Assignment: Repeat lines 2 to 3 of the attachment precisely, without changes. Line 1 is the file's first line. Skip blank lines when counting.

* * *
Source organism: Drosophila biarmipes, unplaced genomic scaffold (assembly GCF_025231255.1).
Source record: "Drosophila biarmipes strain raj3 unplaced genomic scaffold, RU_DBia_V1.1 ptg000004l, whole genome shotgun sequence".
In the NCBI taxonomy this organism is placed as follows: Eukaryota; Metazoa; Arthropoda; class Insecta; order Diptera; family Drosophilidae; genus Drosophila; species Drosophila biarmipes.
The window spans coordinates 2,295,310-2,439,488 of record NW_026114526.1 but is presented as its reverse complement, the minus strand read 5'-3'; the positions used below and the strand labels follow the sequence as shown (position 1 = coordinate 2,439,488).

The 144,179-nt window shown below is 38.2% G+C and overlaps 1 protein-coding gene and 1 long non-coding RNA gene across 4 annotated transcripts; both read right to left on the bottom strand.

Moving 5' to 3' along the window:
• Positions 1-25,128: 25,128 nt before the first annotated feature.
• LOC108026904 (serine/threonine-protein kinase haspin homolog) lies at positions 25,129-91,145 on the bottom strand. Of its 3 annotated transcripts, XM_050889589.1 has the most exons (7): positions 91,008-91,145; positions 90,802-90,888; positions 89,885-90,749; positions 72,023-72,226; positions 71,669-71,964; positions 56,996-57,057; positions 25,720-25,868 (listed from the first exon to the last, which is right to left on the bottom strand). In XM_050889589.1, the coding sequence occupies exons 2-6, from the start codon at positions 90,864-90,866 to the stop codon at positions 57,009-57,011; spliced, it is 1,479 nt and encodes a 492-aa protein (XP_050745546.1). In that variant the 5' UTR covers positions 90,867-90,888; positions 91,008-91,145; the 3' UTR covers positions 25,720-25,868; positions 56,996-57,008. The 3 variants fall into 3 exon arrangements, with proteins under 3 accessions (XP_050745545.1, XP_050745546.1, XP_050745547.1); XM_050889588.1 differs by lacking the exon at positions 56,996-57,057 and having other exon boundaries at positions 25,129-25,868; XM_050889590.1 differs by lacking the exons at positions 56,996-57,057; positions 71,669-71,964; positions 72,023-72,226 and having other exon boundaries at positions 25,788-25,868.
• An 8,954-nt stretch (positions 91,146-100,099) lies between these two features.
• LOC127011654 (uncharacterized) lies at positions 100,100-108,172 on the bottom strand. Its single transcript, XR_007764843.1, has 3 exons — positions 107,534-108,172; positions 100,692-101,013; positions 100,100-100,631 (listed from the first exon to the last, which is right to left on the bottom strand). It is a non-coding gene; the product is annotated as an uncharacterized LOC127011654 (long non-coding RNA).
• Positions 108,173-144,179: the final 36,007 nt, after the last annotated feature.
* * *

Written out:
Source record: "Drosophila biarmipes strain raj3 unplaced genomic scaffold, RU_DBia_V1.1 ptg000004l, whole genome shotgun sequence".
In the NCBI taxonomy this organism is placed as follows: Eukaryota; Metazoa; Arthropoda; class Insecta; order Diptera; family Drosophilidae; genus Drosophila; species Drosophila biarmipes.